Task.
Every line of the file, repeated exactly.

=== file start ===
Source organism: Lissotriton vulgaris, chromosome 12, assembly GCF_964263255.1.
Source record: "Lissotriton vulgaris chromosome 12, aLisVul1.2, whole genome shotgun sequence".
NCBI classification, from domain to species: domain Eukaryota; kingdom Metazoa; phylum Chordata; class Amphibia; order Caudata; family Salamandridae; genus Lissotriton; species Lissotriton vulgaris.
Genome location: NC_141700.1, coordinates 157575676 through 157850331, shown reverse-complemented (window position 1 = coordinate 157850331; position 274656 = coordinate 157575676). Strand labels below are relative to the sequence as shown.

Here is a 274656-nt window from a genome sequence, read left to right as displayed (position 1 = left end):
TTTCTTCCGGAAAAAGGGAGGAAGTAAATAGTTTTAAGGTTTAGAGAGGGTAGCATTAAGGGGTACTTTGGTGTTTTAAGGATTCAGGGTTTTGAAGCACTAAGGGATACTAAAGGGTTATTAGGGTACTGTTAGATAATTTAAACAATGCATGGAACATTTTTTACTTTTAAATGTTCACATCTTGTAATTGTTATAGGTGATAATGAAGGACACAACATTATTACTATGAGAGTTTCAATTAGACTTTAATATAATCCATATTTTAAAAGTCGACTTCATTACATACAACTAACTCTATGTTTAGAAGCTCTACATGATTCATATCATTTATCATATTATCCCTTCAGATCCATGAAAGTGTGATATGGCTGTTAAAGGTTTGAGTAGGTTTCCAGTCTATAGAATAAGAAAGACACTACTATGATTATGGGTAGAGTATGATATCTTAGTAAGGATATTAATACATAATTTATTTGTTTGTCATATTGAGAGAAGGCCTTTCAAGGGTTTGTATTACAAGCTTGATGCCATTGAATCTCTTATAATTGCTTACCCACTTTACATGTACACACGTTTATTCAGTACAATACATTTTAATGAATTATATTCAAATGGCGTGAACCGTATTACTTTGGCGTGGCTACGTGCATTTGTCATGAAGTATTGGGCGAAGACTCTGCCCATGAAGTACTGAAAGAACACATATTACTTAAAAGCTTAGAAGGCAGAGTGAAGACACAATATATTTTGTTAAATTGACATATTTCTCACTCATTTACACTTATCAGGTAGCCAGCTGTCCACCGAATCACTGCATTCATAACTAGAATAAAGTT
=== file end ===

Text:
Source organism: Lissotriton vulgaris, chromosome 12, assembly GCF_964263255.1.
Source record: "Lissotriton vulgaris chromosome 12, aLisVul1.2, whole genome shotgun sequence".
NCBI classification, from domain to species: domain Eukaryota; kingdom Metazoa; phylum Chordata; class Amphibia; order Caudata; family Salamandridae; genus Lissotriton; species Lissotriton vulgaris.
Genome location: NC_141700.1, coordinates 157575676 through 157850331, shown reverse-complemented (window position 1 = coordinate 157850331; position 274656 = coordinate 157575676). Strand labels below are relative to the sequence as shown.

Here is a 274656-nt window from a genome sequence, read left to right as displayed (position 1 = left end):
TTTCTTCCGGAAAAAGGGAGGAAGTAAATAGTTTTAAGGTTTAGAGAGGGTAGCATTAAGGGGTACTTTGGTGTTTTAAGGATTCAGGGTTTTGAAGCACTAAGGGATACTAAAGGGTTATTAGGGTACTGTTAGATAATTTAAACAATGCATGGAACATTTTTTACTTTTAAATGTTCACATCTTGTAATTGTTATAGGTGATAATGAAGGACACAACATTATTACTATGAGAGTTTCAATTAGACTTTAATATAATCCATATTTTAAAAGTCGACTTCATTACATACAACTAACTCTATGTTTAGAAGCTCTACATGATTCATATCATTTATCATATTATCCCTTCAGATCCATGAAAGTGTGATATGGCTGTTAAAGGTTTGAGTAGGTTTCCAGTCTATAGAATAAGAAAGACACTACTATGATTATGGGTAGAGTATGATATCTTAGTAAGGATATTAATACATAATTTATTTGTTTGTCATATTGAGAGAAGGCCTTTCAAGGGTTTGTATTACAAGCTTGATGCCATTGAATCTCTTATAATTGCTTACCCACTTTACATGTACACACGTTTATTCAGTACAATACATTTTAATGAATTATATTCAAATGGCGTGAACCGTATTACTTTGGCGTGGCTACGTGCATTTGTCATGAAGTATTGGGCGAAGACTCTGCCCATGAAGTACTGAAAGAACACATATTACTTAAAAGCTTAGAAGGCAGAGTGAAGACACAATATATTTTGTTAAATTGACATATTTCTCACTCATTTACACTTATCAGGTAGCCAGCTGTCCACCGAATCACTGCATTCATAACTAGAATAAAGTT